The MOXIE is one of a line tailored to fix the female form and has a specific Logo indicating that it is a woman pack. With a narrower profile, contoured waist belt and ergonomic shoulder straps (with slash pockets for ipod or bear bell) the bag does seem to hang well with a lite load. Now on to the load bearing characteristics....the shoulder straps have no load lifters and are bar tacked directly to the bag so not much adjustment to be found there. The very European tear drop "Ruck" design does lend itself nicely to walking with minimal kit and the bag does have compression/lifters near the mid to bottom range of the pack to keep things tight, that's a plus.
Being "NON" technical, the bag sports no frame at all but instead uses a semi ridged frame sheet to keep the bag standing and provides some protection against pointed objects within the bag from poking into the wearers back. Four cushioned pressure points rest the bag against the two shoulder blades and kidney areas while an open cross section keeps air circulating between bag and the wearers back
Specs are 18.5 in x 20 in x 6 in (47 cm x 50.8 cm x 15.2) small by my standards but adequate for it's designed task.
It is like almost everything OP makes Hydration compatible and will fit a two liter reservoir but does not come with a bladder or tube.
With all the standard appointment we have come to expect from Outdoor Products such as reinforced stress points, clean design and friendly fit the MOXIE was no let down.
After we spend more time on trail I'll give you a complete report.
RJ Mosca


In my seemingly never ending search for quality affordable equipment and my incurable addiction to load bearing equipment (backpacks) I was lucky enough to find a lumbar (Butt Bag) type day pack or "Lite Hiker" about six months ago that really caught my eye and after some testing via regular use I can now recommend.
The Kelty JAUNT, is the bag and like most things that interest me, it is a bit different. The Jaunt is one of a line created by renowned pack maker Kelty for use as a minimalist carrying system.
The pack is attractive, well laid out and built to provide long life even with regular hard use.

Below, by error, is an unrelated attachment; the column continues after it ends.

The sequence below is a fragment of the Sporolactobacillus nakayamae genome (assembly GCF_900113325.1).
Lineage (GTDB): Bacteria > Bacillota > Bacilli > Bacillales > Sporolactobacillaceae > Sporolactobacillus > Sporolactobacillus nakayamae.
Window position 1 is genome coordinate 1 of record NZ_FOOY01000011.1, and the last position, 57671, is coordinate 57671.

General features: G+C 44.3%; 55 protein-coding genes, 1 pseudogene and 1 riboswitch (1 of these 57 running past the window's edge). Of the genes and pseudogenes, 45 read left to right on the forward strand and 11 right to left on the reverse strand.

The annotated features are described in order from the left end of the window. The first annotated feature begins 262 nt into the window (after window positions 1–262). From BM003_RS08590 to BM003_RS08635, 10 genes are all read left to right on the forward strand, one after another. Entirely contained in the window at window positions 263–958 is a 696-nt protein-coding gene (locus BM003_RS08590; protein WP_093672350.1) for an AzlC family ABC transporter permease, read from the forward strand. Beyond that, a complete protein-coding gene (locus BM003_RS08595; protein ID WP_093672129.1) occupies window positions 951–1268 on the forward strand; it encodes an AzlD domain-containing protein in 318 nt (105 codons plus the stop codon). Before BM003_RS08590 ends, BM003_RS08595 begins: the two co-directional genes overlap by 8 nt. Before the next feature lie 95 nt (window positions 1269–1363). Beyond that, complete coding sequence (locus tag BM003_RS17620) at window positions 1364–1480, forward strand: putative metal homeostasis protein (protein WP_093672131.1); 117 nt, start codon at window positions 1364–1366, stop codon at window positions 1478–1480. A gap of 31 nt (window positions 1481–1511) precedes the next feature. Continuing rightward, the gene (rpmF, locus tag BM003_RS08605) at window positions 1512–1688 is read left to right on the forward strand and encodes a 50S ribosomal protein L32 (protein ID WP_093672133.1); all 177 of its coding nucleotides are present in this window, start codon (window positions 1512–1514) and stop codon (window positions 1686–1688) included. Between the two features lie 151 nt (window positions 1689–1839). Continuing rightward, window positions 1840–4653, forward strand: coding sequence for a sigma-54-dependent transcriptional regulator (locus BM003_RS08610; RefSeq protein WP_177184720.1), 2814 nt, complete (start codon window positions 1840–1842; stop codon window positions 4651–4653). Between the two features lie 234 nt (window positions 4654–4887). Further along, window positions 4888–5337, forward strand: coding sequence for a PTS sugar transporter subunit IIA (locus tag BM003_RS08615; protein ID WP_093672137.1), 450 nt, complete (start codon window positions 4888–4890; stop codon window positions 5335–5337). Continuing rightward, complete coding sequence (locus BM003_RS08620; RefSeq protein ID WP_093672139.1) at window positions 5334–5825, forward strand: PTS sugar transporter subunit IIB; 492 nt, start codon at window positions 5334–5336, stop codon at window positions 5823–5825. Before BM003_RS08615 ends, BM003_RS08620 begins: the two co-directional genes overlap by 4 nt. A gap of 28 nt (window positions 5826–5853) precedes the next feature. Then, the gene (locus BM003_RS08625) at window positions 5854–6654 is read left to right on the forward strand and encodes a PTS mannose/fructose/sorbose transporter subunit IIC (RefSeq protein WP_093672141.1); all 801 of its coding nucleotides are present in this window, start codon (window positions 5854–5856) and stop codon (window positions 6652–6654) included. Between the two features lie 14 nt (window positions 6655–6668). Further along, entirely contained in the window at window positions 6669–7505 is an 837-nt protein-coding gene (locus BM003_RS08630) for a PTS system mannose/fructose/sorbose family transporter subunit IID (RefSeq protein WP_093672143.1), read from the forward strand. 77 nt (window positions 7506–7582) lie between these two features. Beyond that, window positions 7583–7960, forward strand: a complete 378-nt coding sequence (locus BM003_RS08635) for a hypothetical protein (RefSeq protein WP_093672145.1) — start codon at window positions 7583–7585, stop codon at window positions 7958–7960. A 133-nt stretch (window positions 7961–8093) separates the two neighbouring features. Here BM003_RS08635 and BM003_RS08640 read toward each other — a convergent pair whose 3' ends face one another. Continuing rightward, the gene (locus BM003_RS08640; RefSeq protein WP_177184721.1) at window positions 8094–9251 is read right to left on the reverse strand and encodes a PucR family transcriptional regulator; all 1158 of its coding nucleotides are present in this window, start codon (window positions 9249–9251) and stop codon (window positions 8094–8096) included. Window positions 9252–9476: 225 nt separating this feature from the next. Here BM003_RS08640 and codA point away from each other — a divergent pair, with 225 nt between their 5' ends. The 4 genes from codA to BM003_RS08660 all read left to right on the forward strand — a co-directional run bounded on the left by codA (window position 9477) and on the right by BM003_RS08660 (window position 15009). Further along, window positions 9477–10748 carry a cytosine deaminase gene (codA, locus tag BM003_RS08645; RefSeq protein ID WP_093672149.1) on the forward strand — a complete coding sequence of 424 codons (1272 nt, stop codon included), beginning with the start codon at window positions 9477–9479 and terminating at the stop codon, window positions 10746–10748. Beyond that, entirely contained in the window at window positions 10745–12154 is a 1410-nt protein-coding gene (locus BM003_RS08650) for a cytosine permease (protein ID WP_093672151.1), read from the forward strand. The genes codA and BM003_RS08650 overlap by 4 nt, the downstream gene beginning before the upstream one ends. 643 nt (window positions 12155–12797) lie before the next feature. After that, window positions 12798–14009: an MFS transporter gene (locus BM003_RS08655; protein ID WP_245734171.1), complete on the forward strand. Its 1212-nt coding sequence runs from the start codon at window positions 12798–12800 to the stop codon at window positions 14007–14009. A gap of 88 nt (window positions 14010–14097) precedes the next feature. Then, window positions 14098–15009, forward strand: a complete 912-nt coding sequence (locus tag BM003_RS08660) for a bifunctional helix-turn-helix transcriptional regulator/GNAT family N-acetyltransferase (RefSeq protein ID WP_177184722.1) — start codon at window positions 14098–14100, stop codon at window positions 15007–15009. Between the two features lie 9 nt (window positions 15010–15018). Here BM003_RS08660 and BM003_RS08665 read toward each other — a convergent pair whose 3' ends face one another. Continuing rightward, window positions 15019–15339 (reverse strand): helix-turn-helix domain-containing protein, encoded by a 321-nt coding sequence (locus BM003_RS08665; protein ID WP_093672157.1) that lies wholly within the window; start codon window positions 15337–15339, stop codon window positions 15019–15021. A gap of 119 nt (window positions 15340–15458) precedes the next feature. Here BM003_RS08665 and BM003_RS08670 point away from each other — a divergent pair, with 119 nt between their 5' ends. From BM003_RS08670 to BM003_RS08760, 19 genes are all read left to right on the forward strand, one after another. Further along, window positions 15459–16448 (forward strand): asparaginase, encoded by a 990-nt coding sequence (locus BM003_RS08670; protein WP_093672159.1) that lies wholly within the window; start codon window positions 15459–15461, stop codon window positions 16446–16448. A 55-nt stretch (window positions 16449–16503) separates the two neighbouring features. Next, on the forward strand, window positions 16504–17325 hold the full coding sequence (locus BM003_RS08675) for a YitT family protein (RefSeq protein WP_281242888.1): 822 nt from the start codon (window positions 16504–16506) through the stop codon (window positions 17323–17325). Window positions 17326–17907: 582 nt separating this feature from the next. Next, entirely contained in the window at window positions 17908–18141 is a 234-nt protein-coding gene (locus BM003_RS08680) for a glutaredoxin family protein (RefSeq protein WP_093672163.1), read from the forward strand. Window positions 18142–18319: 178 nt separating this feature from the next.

With a textile count of 600 denier ripstop and "Oxford" polyester (whatever that is) the bag seems more then a little tough and smart looking I might add. The Brown (Kelty calls it Bronze) and grey give it a desert camo kind of look but it fits in urban environments just as well.
The Bag lay out is simple and that's what appeals to me. A large main compartment holds the larger items I tote. Under the top cover is a sort of flap pocket that I use for pens, and items of that size and shape. A smaller elastic inside slash pocket holds flat paper type items like passport, I.D. and my Ranger counting beads (yeah I know real kool).
A slightly smaller outer pocket holds those items needed quickly like small flashlight or keys. I keep a micro tool kit in here as well.
I Like the Jaunt, it fits so nicely into my EDC that I actually use two. One is for trekking in the suburbs and one I use for more urban (Man Bag) type service.
A GPS and my usual list of thirty items not to leave home without are in bag number one. A scanner and my "urban" survival items are in bag number two. I carry one of these bags almost every day.
Now for the "carry" itself. The Jaunt is exceedingly well designed for comfy load bearing. Over sized hip belt with load transfer straps help the bag conform to the shape of your body and distribute the felt weight across the hips very well. A padded shoulder strap helps keep the bag in place while walking without transferring the load to the shoulder and a arch shaped DELRIN ( a lite yet high strength homopolymer thermoplastic) support stave keep the bag erect against the spine. Hey this thing really works well too, the bag never settles low or hangs, in fact it's flexible and comfortable!
Mesh outer pockets with both elastic and Fastex type secured tape hold water bottles and glove or pepper spray type items that might be wet or otherwise not fit to carry inside the bag.
One bag is rigged for hiking the other for walking city streets, both ride securely and comfortably. I carry about four pounds of "things" in my EDC lumbar kits, these are perfect for the job.
Whether in the woods or in the crowds, the Jaunt fits in well as a Bug Out Bag, gear haul or even as a really cool Man purse. It is one of the few Lumbar packs that do what they claim to do and at a great of my favorite features.
Safe Travels

Cutting the Mustard OR Mustard the Cutter